Click here to see pictures of today’s adventures!

Do we really have to move that? Never in a million years did we think we would have to deal with a such a wide variety of animal poop (or, to put it more politely, fertilizer) in one day.

Early mornings equal long days. A 6:30 AM wake up call led to a delightful breakfast at La Estancia. Shortly after, we went on a short bus ride to La Tarabita, a self run family farm just outside of town. Compared to where we are staying in Guaranda – which is a very big city full of bright colors and lots of people – the outskirts are typically huge spaces between everyone’s property. The farm we went to is in a more rural area, which tend to be the less wealthy parts of the country. It was really interesting to see the world in a whole new perspective. We helped plant new crops such as cabbages, onions, and chives. Before we could do that, we had to get the planting area’s ready. As a team we tilled the land, weeded around the plants that were previously planted, and fertilized the ground with manure. After we completed those jobs, we moved onto planting them into the fertilized soil.  We also had lunch there, where some of our group members tried Cuy (guinea pig).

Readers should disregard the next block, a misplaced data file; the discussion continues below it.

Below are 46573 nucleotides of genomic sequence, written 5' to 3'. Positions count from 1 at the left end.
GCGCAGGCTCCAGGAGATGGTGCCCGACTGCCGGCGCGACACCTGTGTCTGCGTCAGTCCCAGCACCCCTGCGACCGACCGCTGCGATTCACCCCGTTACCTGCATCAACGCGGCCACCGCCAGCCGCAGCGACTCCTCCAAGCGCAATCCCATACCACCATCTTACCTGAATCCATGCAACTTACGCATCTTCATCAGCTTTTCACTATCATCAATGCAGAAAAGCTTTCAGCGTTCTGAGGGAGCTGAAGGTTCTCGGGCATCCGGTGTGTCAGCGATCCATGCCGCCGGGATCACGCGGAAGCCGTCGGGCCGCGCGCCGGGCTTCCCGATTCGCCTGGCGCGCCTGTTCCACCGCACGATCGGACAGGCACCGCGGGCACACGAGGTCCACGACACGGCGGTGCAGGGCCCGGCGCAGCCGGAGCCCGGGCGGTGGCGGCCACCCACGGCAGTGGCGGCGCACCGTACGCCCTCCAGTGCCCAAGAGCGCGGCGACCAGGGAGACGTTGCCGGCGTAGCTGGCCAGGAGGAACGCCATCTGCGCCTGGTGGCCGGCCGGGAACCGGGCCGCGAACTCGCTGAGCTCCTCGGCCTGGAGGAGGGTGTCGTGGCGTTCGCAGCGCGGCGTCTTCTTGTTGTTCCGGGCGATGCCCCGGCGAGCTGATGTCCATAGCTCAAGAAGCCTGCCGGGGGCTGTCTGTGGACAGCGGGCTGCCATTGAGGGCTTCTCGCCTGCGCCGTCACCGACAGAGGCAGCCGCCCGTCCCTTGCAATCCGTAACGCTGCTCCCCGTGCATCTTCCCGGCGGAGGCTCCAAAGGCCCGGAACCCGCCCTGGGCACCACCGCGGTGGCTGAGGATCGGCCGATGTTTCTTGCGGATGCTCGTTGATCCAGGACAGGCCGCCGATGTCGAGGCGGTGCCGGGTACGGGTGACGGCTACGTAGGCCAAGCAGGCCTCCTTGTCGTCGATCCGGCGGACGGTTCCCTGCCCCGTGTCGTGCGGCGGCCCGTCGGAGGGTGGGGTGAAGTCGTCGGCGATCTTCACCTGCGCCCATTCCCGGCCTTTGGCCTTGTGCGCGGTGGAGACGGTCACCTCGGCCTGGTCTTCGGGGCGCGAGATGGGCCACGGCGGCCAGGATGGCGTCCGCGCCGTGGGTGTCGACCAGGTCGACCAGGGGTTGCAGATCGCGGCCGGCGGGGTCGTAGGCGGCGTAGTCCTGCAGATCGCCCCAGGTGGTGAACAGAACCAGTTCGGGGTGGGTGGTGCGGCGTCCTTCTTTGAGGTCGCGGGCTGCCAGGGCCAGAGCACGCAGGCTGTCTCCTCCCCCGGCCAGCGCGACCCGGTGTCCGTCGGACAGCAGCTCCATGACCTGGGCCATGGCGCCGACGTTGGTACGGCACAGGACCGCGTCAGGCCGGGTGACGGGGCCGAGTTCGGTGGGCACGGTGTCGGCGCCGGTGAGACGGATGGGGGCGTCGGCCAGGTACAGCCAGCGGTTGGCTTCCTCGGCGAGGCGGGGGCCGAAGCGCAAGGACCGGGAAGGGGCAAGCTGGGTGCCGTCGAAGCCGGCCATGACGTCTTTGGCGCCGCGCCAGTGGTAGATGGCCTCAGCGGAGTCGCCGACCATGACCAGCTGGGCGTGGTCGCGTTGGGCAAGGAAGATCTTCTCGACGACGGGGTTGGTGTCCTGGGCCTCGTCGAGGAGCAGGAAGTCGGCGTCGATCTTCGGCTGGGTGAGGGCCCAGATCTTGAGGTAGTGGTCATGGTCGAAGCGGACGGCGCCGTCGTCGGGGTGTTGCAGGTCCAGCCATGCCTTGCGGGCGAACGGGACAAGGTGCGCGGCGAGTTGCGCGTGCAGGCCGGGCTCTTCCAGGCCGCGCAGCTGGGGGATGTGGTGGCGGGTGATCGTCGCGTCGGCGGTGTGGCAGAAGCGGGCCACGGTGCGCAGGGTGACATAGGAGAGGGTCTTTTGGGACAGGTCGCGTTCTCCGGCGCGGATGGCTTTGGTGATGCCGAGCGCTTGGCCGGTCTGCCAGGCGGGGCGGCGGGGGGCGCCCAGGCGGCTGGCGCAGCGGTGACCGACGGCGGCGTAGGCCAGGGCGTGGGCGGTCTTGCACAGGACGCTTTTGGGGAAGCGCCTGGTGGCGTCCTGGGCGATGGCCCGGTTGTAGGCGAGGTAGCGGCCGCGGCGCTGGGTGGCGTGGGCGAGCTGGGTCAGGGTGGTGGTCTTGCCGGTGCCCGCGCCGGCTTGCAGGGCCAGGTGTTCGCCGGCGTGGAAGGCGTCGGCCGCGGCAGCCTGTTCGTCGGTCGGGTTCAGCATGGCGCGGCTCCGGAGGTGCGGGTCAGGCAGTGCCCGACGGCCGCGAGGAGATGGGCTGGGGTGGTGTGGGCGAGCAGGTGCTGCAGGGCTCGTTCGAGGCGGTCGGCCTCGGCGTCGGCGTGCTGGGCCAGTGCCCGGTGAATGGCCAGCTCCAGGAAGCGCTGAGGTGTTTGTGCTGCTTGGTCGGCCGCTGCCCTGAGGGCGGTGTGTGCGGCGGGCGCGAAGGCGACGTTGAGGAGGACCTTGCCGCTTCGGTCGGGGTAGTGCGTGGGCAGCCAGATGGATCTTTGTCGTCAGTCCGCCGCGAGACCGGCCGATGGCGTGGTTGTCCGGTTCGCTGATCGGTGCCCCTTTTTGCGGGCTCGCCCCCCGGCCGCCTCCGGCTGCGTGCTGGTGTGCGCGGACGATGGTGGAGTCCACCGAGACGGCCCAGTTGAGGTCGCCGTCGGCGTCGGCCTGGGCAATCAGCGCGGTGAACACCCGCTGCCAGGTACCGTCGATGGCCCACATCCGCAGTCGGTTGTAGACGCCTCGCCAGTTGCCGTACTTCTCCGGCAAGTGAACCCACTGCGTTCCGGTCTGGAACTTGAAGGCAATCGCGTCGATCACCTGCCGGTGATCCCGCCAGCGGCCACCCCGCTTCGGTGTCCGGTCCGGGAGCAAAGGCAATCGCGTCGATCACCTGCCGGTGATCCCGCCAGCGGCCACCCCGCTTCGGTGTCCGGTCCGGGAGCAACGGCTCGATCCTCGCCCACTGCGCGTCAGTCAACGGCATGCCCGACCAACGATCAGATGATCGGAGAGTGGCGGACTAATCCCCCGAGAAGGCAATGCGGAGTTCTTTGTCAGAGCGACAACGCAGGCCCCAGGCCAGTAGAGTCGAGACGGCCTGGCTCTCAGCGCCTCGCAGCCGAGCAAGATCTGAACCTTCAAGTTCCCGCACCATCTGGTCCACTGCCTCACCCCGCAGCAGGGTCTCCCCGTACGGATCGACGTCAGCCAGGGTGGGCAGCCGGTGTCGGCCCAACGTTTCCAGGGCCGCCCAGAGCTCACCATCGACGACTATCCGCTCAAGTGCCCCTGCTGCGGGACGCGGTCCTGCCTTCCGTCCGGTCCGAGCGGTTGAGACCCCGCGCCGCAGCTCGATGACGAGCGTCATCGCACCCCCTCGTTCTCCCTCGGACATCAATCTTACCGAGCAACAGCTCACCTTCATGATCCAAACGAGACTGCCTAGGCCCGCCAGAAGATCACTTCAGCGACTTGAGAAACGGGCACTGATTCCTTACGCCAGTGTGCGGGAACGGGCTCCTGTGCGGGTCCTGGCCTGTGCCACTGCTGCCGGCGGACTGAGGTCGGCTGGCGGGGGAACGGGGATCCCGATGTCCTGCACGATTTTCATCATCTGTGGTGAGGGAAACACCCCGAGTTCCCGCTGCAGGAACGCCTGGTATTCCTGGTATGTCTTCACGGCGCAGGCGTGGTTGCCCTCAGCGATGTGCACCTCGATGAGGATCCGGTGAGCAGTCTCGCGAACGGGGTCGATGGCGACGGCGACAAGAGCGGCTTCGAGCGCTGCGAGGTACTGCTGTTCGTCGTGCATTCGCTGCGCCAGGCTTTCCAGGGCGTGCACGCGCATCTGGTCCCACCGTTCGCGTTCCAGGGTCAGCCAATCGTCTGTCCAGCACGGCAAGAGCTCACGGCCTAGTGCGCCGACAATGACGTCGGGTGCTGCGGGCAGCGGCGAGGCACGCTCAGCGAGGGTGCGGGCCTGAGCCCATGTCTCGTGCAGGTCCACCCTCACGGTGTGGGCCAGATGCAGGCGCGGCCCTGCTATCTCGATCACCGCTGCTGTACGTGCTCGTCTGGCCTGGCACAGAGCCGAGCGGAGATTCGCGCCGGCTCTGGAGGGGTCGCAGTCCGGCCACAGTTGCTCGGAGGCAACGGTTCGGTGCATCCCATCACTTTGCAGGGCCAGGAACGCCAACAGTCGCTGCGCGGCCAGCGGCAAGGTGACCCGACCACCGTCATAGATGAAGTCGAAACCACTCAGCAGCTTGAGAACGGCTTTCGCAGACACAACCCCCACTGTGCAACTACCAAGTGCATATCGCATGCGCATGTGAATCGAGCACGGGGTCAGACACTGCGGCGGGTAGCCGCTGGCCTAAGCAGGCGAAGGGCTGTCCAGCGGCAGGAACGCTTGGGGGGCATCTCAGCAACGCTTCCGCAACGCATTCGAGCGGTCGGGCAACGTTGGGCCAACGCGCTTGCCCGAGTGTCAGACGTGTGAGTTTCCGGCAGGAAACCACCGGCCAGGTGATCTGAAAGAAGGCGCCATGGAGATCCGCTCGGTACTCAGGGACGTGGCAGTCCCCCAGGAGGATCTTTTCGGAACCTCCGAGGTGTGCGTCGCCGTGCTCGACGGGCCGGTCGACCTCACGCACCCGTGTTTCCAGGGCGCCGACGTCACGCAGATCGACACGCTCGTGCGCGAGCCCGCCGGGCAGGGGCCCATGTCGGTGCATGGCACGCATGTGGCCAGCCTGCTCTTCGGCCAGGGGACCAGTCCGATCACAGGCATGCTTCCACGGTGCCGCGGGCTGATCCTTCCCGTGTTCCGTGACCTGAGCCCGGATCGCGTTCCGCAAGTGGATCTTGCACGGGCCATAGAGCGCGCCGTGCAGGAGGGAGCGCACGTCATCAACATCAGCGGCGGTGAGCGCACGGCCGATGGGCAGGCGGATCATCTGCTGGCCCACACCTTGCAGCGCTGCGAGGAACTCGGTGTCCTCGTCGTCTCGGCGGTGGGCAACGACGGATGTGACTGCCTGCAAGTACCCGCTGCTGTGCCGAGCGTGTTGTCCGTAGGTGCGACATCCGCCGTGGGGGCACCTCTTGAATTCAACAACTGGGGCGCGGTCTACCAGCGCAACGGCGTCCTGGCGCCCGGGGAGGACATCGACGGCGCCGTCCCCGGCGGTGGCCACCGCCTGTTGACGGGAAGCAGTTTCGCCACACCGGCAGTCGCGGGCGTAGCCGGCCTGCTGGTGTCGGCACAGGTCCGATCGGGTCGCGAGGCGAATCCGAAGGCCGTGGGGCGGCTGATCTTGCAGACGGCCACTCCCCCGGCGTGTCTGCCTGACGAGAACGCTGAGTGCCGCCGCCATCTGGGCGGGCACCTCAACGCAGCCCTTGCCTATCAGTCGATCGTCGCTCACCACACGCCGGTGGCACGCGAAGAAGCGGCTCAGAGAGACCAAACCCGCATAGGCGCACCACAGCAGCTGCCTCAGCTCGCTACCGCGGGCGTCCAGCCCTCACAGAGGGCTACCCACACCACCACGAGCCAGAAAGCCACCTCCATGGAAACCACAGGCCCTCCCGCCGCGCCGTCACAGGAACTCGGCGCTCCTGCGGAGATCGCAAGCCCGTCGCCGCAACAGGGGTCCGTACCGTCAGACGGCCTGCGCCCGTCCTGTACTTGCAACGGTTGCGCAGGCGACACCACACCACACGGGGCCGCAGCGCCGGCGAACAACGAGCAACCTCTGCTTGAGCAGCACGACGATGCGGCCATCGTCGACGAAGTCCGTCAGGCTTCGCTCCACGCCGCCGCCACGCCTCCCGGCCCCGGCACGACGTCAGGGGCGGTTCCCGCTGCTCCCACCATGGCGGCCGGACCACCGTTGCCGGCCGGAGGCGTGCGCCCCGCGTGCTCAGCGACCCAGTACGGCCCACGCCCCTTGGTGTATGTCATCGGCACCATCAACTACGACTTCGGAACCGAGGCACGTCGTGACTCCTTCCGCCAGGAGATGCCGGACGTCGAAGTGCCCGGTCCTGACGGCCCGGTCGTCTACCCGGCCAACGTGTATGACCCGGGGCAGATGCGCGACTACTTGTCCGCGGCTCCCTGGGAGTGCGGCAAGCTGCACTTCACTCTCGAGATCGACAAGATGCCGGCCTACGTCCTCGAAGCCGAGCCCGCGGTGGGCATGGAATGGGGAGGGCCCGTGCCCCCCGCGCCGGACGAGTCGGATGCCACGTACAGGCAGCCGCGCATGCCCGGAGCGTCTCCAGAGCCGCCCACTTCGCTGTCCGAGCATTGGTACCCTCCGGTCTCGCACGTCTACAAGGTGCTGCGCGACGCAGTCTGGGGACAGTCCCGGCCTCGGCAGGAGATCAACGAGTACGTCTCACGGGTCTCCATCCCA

We came back to the hotel, and prepared for our Community Action Project (CAP) proposal. We presented members of FAE school faculty and staff, and are very happy to say that they liked all of our ideas! They didn’t want to change any of it. That news was very exciting to us all. Later we went to dinner at La Estancia, and after reunited in the common room for our daily nightly meeting.

Today we learned that some people have to work harder than others depending on socio-economic circumstances and geographic location. You may not realize that some people, whether in your country or not, have a harder time to work for their money. Some things that may seem easy to you really aren’t; you must try to do it yourself.

Justin Misseri
Westfield High School

Megan St. Onge
Westfield High School